[sws_grey_box box_size="690"]SUMMARY - Gaming Facebook is important for those who use it as a media outlet and those who need it as a research tool. Here's why and what you can do to get more value. [/sws_grey_box]
Facebook often draws visceral responses. On the one hand people love the ability to share all those cat photos, family pics and hilarious videos. On the other hand, the way Facebook has relentlessly whittled away at our privacy is a constant talking point. But beyond that, there are genuine reasons why you should be paying attention to what Facebook can offer and how gaming Facebook delivers value. Unfortunately, most brands get this utterly wrong. Or, as some say, what they turn out is: dreck.
But if you want to make the best of what Facebook has to offer then you have to understand something of how it works. Most people are content with posting to their timelines, sometimes privately and sometimes publicly. Hang on though, given all of Facebook's evilness on privacy, why would you want to bother gaming Facebook? There are many reasons. Here's three:
- If you believe that all businesses will have a strong media component to their marketing then you can't ignore Facebook. With 1.3 billion people coming to the site every month, you'd be crazy to avoid it.
- Facebook is streets ahead of anyone else in understanding how the social graph comes together. It is a huge machine learning business. I'll explain more on what this means this in a moment.
- According to Robert Scoble, one of its closest followers and avid fans, Facebook keeps tweaking its algorithms. That means you have to pay daily attention to what it is doing - every day.
Robert Scoble may be many things but he is always generous with what he has learned.
Last evening I invested an hour of my time watching/listening to Scoble outline how you can game Facebook with an emphasis on creating lists and filtering content. I thoroughly recommend going through the whole hour. Here is the Google Hangout link. There is much to learn. More important, you will see results if you start actioning just a few of the things he suggests. I know, I'm following some of these recommendations. So what to do?
Understand that Scoble is obsessed with getting the most out of Facebook and that he is only interested in one thing - technology. He only wants that in his main news feed. He is an outlier but provides us with the basic methods to get a similar result.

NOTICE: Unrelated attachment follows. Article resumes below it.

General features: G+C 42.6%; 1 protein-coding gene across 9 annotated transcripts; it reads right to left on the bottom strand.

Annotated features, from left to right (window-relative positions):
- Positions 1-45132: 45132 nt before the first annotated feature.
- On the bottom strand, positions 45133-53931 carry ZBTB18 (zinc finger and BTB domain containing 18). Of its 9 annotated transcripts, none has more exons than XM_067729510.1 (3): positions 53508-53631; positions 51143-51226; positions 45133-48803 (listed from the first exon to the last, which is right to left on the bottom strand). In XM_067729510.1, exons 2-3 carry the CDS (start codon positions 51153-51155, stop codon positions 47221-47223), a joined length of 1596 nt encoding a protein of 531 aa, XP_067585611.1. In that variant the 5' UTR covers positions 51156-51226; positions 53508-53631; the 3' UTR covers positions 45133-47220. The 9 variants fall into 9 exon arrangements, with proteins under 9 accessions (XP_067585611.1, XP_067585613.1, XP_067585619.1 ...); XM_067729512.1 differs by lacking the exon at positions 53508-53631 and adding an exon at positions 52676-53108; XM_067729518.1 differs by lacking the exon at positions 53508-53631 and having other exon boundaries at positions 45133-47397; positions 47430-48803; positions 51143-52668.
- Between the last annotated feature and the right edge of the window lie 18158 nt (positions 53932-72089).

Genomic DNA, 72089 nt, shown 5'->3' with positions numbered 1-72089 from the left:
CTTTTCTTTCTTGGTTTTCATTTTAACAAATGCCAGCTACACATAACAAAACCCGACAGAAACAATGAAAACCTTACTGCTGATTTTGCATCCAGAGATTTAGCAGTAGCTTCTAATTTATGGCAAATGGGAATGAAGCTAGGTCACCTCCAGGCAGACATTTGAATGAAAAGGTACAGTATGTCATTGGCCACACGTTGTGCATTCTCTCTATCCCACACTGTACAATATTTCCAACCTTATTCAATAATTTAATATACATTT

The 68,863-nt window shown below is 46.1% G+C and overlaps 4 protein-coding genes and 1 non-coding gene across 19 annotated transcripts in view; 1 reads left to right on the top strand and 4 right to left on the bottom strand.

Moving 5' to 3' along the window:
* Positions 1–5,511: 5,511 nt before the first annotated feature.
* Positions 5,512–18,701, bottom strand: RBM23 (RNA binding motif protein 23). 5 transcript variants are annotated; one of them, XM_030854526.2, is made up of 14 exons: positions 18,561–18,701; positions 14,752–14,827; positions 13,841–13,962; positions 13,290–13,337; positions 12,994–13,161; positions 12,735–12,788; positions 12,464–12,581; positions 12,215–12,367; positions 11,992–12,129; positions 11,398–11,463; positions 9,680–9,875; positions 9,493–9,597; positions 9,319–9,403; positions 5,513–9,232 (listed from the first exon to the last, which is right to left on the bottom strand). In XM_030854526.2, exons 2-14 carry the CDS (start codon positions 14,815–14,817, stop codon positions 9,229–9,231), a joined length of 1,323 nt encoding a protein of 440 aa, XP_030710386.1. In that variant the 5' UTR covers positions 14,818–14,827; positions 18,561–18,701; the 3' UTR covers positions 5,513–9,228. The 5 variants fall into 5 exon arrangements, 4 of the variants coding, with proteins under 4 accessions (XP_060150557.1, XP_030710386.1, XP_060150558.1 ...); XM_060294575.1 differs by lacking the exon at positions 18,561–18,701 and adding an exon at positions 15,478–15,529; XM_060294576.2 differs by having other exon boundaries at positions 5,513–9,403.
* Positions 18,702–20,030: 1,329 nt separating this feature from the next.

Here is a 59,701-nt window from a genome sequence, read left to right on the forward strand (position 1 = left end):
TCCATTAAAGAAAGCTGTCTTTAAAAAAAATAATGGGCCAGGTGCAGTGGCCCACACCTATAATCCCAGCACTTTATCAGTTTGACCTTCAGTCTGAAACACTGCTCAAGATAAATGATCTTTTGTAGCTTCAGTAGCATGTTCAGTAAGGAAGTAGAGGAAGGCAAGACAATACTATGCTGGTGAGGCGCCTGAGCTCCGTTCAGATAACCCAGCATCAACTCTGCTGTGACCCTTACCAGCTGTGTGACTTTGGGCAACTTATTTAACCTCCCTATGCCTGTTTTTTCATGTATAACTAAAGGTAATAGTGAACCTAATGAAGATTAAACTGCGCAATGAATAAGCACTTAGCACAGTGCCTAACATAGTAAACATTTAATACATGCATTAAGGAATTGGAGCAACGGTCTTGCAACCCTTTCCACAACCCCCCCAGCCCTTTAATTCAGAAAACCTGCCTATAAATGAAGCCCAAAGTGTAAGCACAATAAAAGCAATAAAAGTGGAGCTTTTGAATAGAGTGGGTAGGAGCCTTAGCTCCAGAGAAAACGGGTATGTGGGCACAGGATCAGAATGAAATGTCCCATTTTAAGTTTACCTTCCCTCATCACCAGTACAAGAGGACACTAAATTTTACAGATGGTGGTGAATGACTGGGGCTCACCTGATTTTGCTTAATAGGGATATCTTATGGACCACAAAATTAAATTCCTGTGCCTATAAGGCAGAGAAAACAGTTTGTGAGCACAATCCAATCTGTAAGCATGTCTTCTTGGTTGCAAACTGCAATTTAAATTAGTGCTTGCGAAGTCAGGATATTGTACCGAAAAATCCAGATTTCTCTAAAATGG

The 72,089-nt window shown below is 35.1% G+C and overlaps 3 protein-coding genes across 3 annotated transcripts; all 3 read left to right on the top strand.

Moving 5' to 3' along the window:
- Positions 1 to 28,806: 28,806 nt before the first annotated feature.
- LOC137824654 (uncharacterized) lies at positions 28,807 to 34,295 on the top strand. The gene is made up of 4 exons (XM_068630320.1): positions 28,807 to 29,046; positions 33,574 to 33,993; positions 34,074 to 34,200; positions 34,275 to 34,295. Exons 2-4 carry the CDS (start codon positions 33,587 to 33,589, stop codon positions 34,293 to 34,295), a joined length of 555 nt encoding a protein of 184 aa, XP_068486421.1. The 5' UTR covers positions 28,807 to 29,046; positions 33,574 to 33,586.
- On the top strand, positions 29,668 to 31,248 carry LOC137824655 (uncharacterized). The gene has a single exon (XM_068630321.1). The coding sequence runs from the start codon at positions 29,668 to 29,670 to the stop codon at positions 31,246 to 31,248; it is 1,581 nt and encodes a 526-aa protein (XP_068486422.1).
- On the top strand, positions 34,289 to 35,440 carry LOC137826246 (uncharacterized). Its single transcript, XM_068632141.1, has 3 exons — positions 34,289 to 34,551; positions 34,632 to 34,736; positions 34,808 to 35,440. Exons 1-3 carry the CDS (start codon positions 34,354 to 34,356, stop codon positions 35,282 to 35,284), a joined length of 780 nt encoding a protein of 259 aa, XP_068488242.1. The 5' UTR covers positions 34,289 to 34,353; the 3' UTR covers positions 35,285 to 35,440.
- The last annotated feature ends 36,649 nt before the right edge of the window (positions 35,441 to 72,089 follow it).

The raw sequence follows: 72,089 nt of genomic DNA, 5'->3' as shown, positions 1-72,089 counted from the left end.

He has relegated everything else to other lists in an effort to create a clean news feed. This is different to having lists of RSS feeds because Facebook gives you what amounts to a real time, constantly flowing snapshot of whatever has been posted. In an office, you could for example run the Facebook feed on a separate machine and view it almost like a Bloomberg ticker.
The essentials of gaming Facebook
Cleaning up your feed. If you're like 99.9% of other people then your news feed is full of all sorts of random stuff. But as you accumulate people on your feed, that randomness can get very distracting. Far better to push people into lists that make sense for you and prevent their material coming to the main feed. Setting up lists is easy. Facebook's instructions are here. Next you need to decide who you want in your 'close friends' list. (All the instructions can be found in the previous Facebook search link.) If you are topic driven then you should restrict it to those people who mostly talk about that topic. This is your starting point.
Curate the newsfeed. You do that by 'not liking' content that doesn't match your interests. Scoble takes this to an extreme but I can see brands doing exactly the same. Facebook then learns what you don't want to see in your news feed while preserving that content for the people you have on other lists. What about the content side?
Be visual. Savvy content creators know that pictures and video work best, so if you're posting content then it makes sense to have a picture or video included in the post. I use Hootsuite to make sure Facebook sees an image and the excerpt we've created for our stories. In addition, I like to add more text so that people can see how it fits contextually with whatever they are doing. What next?
Be relevant. If you think carefully about how your content will be relevant to the people in your friends lists then there is a good chance they will like what you have posted. That in turn tells their network of people what they like which in turn may well mean you discover more people with similar interests while getting more reach for the things you have to say. That's the network effect.
Be careful what you like. Facebook is capturing all this activity and interpreting it to ensure you get stuff that's as relevant to your interests as possible. So if you're a cat lover and only like cat pictures then that's what Facebook will serve you. I have done some experiments on those lines and it works. In fact I've seen almost instant results both in terms of stuff shared and information I care about coming back to me.
I've only scratched the surface and am learning about this topic. Scoble has devoted thousands of hours to this task. I am not suggesting anyone should do that but I am suggesting that if you are a media driven business then you should definitely be thinking hard about how you approach gaming facebook and the resource you should put into it. The benefits are clear.
- Over time you will become a recognized curator of information. We are big believers in that idea as you can readily see from Jon Reed's Hits & Misses. Everyone I know likes that digest.
- You will discover far more than you can imagine.
- Sharing and liking helps Facebook deliver more value back to you.
- If you are a brand then this approach will work far better than simply seeing Facebook as a place to dump your ad dollars.
- Working on this will help you better understand Facebook's algorithms and become better at gaming Facebook.